Stuart Slavin: After one week of saving my trash, I had collected around two pounds of garbage. The majority of the trash items were non-recyclable plastic, either as packaging for food or textbooks. However, by weight, they were a relatively small contribution. The large cardboard box came from a Costco trip, and is the only thing I am sure can be recycled.
I am actually fairly surprised how little garbage I produced. Many of the items, such as the textbook packaging, are not representative of my normal trash production, and in any other week I would have produced less. On the other hand, what garbage I did produce is mostly unrecyclable. While this does mean I’m using less single-use containers like cans and bottles, it also means that I’m still contributing to landfill crowding. My tendency to avoid cooking also means I probably produce more food packaging than average, and the plastic packaging is much worse for the environment than its low weight would suggest. For me, this highlights the importance of companies using biodegradable or recyclable materials for more applications. Personally, I should consider avoiding packaged foods when possible.

Brad Shaw: I collected my trash from 4/12/2017 to 4/18/2017. The experience itself wasn’t so bad, although the more annoying part of it was that since I had roommates, I had to keep all my trash in my room to avoid it being thrown away accidentally. This was all right except for the food waste, which did not have a pleasant smell after a while. Luckily, I tend not to waste too much food, although the bag in my picture looks fuller than it actually is. Most of my trash was comprised of various plastics that are not recyclable, so I should probably cut back on those by buying in bulk more often. The food waste in my picture would ideally go to a compost, while the plastic bottles and cardboard would be recycled, and everything else would be thrown away.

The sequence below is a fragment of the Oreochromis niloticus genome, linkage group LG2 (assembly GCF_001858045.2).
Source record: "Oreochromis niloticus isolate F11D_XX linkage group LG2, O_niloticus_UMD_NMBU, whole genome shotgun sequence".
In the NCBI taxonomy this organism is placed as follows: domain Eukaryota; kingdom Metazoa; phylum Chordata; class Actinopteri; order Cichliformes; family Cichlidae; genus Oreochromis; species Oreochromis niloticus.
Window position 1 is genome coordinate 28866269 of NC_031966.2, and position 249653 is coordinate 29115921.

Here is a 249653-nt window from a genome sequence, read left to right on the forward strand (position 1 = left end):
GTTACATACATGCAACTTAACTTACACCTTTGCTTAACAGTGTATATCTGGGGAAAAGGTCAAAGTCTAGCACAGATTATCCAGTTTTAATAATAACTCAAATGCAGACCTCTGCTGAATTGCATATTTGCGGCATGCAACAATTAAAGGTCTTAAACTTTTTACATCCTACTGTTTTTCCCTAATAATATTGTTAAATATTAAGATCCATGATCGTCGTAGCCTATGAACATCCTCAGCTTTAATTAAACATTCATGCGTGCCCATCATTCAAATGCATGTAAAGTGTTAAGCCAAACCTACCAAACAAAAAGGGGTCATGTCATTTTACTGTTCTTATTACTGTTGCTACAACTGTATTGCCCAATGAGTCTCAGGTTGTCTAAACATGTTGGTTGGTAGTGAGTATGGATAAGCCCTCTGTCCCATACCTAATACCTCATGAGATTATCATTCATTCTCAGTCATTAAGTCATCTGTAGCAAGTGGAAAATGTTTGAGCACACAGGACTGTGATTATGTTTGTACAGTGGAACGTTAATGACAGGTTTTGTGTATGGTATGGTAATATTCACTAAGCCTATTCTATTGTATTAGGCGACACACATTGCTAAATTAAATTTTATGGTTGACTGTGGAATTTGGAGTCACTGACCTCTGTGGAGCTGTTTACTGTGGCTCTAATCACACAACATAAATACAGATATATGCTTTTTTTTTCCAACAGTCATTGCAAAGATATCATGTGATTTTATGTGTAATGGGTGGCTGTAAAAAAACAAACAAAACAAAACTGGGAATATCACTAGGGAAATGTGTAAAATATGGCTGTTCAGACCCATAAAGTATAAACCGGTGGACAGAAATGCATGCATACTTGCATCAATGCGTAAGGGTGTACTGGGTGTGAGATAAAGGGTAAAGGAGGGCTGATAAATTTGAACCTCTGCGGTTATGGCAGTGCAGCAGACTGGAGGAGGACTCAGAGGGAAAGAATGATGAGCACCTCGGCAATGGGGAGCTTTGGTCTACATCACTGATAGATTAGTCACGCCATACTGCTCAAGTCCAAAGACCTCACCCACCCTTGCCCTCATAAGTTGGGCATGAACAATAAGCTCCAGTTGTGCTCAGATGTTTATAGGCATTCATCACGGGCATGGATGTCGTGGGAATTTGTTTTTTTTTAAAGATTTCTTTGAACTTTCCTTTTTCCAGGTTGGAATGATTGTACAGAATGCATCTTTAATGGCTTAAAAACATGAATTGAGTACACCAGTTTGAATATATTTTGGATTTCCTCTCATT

Joe Long: I collected trash from 4/13-4/19, I noticed first the amount of food container trash was involved, but more than that I also started to look at my health in terms of consumption. I see top ramen and chip containers in much of my plastic waste, and am simply blown away by the efficiency of my body to turn these terrible foods into energy! I am not necessarily applauding this, but am noting how impressive our bodies really are. I definitely reduced the amount of times I ate out to limit waste, but still found that everything came in packaging as the butcher simply would not hand me a slab of uncooked meat without a container. As well I noticed there is a large amount of paper waste, I try to read the mustang news and support our local paper every week, but can’t imagine the waste printing the paper every week costs especially for the amount that tend to go unread. We also get a lot of junk mail that provides paper waste. As far as the backdrop, we try to save our containers for wallpaper as you can see in my photo. For compost I had a few avocado pits and peels as well as some old tomatoes and limes, but I also saw this as a call to action in my need for fruits and vegetables in my diet. I learned a lot about conservation and health as well as our values as a society as we seem to value shelf-life over freshness. This is an observation, neither good nor bad, but inherent in our grocery stores and waste.